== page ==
When the cash crop is your cash

Posted: Feb 17, 2005 12:00 AM

To balanced-budget believers, the first big mistake George W. Bush made as president was to not veto the 2002 farm bill. Not only did Bush sign the bill, but he also didn't try to stop Congress from larding the bill with corporate welfare -- which is like handing the car keys and a six-pack to a drunk driver on parole. The result -- a farm-subsidy package that cost the average American household some $1,800 over 10 years, according to the Heritage Foundation.

 Now, Bush is trying to atone. In his new budget, the White House has proposed a 5 percent cut in farm subsidies and, more important, a cap of $250,000 per farmer. If enacted, this reform -- especially the $250,000 cap -- would pull some big, overfed snouts out of the public trough.

 It's about time. Big agribusiness has found ways to circumvent subsidy caps and rake in tax dollars. If you want to see how well some farming operations have fared, take a peek at the Environmental Working Group's farm-subsidy database (www.ewg.org), which lists the top recipients in each state. In California, the Farmers Rice Co-op of Sacramento leads with a pot of $17.9 million in 2003. However, because the co-op represents many growers, Environmental Working Group president Kenneth Cook believes that the second largest California recipient -- Dublin Farms of Corcoran, with a take of $2.4 million -- better illustrates what a program, ostensibly capped at $360,000 per farmer, can mean to one happy customer.

 Sen. Chuck Grassley, R-Iowa, describes himself as the only family farmer in the U.S. Senate -- which is why he wants to see reforms in farm subsidies.

 "The payments are going to mostly large farmers, I wouldn't even say farmers, landowners," explained his spokeswoman Beth Levine. Small farmers and young farmers are forced to compete with the 10 percent of farmers who, according to the Environmental Working Group, hog 72 percent of the subsidies. Grassley wants to change how the system works so the money goes to the farmers it was supposed to benefit.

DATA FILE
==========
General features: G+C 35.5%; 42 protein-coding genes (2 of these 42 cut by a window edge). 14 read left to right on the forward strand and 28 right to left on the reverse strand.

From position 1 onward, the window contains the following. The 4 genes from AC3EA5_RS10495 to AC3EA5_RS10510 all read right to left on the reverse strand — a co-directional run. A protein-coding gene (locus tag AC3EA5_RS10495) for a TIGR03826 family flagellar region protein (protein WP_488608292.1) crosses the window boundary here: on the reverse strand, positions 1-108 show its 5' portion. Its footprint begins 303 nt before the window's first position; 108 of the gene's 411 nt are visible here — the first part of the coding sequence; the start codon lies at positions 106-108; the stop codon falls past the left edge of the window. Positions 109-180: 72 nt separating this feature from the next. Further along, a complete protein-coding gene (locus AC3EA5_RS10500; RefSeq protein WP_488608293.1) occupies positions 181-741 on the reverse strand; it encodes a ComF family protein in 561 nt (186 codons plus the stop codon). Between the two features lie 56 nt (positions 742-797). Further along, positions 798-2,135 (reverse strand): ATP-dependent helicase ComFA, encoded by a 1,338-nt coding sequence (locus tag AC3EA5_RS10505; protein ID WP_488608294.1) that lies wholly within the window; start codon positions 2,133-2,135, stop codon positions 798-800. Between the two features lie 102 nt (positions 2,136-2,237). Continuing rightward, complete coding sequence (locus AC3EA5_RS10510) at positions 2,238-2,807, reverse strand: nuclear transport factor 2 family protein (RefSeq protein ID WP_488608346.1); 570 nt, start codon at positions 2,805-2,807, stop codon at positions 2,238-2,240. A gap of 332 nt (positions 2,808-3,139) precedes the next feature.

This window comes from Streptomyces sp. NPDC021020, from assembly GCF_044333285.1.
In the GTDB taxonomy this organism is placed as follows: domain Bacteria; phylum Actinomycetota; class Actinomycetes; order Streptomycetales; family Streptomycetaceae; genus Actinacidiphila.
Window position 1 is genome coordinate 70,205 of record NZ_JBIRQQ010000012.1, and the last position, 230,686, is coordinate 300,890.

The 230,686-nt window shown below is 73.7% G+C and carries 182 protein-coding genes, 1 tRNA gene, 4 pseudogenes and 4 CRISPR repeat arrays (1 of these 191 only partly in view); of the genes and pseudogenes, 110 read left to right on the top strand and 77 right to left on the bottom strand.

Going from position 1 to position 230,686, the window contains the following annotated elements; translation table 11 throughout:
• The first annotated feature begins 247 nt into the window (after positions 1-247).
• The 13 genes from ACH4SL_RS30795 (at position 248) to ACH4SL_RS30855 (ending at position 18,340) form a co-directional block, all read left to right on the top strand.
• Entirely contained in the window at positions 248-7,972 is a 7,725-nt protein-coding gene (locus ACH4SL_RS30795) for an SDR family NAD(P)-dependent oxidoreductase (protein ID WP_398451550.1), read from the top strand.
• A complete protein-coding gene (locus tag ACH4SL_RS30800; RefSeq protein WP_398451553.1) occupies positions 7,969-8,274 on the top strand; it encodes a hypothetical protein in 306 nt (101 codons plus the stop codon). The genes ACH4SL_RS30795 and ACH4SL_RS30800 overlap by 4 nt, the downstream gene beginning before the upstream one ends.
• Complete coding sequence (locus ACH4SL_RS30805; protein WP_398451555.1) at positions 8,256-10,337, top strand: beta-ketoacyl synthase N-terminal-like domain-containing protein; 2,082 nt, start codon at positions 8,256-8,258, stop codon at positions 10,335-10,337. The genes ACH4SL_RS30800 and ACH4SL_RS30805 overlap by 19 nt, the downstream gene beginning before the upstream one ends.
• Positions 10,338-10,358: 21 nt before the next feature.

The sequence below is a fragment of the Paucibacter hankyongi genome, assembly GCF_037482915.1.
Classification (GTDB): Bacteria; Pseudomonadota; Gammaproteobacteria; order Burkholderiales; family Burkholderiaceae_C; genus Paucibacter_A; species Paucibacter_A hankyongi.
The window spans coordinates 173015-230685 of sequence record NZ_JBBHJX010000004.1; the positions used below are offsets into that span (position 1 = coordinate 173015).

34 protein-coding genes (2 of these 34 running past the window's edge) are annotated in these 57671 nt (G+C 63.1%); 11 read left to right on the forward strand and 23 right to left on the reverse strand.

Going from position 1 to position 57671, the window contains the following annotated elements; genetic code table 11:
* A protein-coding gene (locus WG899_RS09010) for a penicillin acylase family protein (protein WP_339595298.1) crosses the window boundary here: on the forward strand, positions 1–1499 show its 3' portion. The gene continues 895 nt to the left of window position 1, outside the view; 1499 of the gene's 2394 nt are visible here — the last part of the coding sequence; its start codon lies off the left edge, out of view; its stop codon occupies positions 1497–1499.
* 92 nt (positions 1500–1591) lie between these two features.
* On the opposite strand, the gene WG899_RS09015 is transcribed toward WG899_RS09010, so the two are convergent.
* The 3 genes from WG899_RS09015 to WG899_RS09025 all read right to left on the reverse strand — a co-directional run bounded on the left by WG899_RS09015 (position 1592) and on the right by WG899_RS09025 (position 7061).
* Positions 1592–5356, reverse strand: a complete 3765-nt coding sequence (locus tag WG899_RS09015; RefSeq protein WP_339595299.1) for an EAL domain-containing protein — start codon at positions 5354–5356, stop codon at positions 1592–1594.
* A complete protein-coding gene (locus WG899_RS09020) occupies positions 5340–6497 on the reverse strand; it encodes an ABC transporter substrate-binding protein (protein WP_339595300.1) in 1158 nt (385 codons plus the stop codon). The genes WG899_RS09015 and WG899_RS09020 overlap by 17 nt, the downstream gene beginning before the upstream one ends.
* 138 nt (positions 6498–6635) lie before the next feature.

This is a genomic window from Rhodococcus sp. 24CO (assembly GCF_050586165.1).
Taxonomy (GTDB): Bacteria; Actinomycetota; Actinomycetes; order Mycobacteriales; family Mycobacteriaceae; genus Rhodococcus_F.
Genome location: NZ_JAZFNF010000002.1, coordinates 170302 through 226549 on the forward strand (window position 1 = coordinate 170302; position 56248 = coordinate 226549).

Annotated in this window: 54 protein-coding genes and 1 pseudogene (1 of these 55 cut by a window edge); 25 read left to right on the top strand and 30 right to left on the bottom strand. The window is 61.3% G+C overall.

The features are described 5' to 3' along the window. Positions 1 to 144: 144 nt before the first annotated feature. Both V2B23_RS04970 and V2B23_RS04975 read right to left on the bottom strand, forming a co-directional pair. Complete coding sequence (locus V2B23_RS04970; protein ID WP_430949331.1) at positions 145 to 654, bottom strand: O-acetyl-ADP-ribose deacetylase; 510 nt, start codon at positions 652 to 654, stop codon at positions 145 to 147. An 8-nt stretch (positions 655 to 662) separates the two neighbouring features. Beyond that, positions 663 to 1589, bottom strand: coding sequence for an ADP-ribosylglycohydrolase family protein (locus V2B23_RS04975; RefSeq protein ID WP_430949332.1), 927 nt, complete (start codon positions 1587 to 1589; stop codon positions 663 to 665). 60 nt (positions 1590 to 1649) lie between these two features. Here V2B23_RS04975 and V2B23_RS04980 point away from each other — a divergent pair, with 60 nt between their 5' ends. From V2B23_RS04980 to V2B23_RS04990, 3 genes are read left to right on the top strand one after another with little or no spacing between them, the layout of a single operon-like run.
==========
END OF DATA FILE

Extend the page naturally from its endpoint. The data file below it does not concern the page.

Who could oppose such a sensible reform?

 Conservatives support it because it means less government spending. The National Taxpayers Union's John Berthoud recalls how distasteful it was when the administration believed "we fiscal conservatives had to accept this lousy farm bill." His group is about to ask Congress to cut even more than Bush has.

 But conservative politicians oppose attempts to fix the pork-fest. Sen. Thad Cochran, R-Miss. and former chairman of the Agriculture Committee, pledged to fight Bush on this plan.

 Liberals support reform because they aren't fans of big agribusiness, would rather see their tax dollars spent on conservation or don't support taxpayer dollars subsidizing food exports, but liberal politicians have opposed it.

 In 2002, after voting in favor of a $275,000 spending cap per farming couple, both California Sens. Dianne Feinstein and Barbara Boxer changed their position and asked budget conferees to oppose that cap. In the end, Washington worked out the higher cap, which is a picnic to work around. ("California tends to have larger farms, and so when you have those caps in place, it does disproportionately hurt California farms as opposed to other farms in the nation," explained Feinstein's spokesman Howard Gantman. Without the details of what a new cap, or the next budget, will look like, it's not clear what Feinstein's position would be.)

 Clearly, this is an uphill fight. The more sense a spending reform makes, the less likely Washington is to go for it.

 Then there is the administrative nightmare. Good luck to whoever has to write the new rules to stop agribusiness from dividing and evolving in order to qualify for more subsidies and circum vent any cap.

 Some see this Bush gambit as a PR stunt. "Every January or February, the White House trots out an audacious plan that heartens liberals, angers entrenched political interests, engenders a national debate -- and ultimately goes nowhere," wrote the New Republic. And it makes you think that if Bush were serious, an opening gambit of a 10 percent cut -- rather than 5 percent -- would have shown more resolve.

 White House spokesman Ken Lisaius said Bush is serious and is "exercising responsible spending restraint in order to achieve this president's goal of cutting the deficit in half by 2009."

 The Environmental Working Group's Cook also believes that Bush means business. "It's pretty hard to talk about significant changes in Social Security payments and no changes in farm subsidies," Cook explained.

 Ee-eye, ee-eye oh.